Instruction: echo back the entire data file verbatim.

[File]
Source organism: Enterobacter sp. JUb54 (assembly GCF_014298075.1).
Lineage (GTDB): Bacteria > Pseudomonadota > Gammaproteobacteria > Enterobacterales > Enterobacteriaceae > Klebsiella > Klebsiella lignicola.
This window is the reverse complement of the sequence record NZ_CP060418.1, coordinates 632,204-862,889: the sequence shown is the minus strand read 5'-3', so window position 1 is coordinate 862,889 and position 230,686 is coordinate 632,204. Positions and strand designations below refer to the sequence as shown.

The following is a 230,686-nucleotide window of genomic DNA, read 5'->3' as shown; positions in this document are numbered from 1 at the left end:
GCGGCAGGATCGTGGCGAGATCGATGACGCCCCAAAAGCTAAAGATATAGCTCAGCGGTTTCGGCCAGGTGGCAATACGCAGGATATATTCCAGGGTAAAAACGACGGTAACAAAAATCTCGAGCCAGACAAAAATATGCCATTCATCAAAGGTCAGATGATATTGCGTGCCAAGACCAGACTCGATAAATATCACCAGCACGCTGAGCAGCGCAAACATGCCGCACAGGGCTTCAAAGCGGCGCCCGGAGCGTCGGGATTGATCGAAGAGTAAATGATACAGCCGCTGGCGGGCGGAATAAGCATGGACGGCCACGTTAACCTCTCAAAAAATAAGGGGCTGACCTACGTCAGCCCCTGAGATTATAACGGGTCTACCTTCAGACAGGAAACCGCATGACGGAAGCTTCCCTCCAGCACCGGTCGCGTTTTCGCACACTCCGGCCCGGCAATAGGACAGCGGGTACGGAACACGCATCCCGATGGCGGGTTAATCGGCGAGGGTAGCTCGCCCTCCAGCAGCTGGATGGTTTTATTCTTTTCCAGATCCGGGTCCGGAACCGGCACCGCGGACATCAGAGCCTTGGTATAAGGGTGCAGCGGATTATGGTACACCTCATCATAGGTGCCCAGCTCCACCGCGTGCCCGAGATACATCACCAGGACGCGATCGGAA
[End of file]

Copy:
Source organism: Enterobacter sp. JUb54 (assembly GCF_014298075.1).
Lineage (GTDB): Bacteria > Pseudomonadota > Gammaproteobacteria > Enterobacterales > Enterobacteriaceae > Klebsiella > Klebsiella lignicola.
This window is the reverse complement of the sequence record NZ_CP060418.1, coordinates 632,204-862,889: the sequence shown is the minus strand read 5'-3', so window position 1 is coordinate 862,889 and position 230,686 is coordinate 632,204. Positions and strand designations below refer to the sequence as shown.

The following is a 230,686-nucleotide window of genomic DNA, read 5'->3' as shown; positions in this document are numbered from 1 at the left end:
GCGGCAGGATCGTGGCGAGATCGATGACGCCCCAAAAGCTAAAGATATAGCTCAGCGGTTTCGGCCAGGTGGCAATACGCAGGATATATTCCAGGGTAAAAACGACGGTAACAAAAATCTCGAGCCAGACAAAAATATGCCATTCATCAAAGGTCAGATGATATTGCGTGCCAAGACCAGACTCGATAAATATCACCAGCACGCTGAGCAGCGCAAACATGCCGCACAGGGCTTCAAAGCGGCGCCCGGAGCGTCGGGATTGATCGAAGAGTAAATGATACAGCCGCTGGCGGGCGGAATAAGCATGGACGGCCACGTTAACCTCTCAAAAAATAAGGGGCTGACCTACGTCAGCCCCTGAGATTATAACGGGTCTACCTTCAGACAGGAAACCGCATGACGGAAGCTTCCCTCCAGCACCGGTCGCGTTTTCGCACACTCCGGCCCGGCAATAGGACAGCGGGTACGGAACACGCATCCCGATGGCGGGTTAATCGGCGAGGGTAGCTCGCCCTCCAGCAGCTGGATGGTTTTATTCTTTTCCAGATCCGGGTCCGGAACCGGCACCGCGGACATCAGAGCCTTGGTATAAGGGTGCAGCGGATTATGGTACACCTCATCATAGGTGCCCAGCTCCACCGCGTGCCCGAGATACATCACCAGGACGCGATCGGAA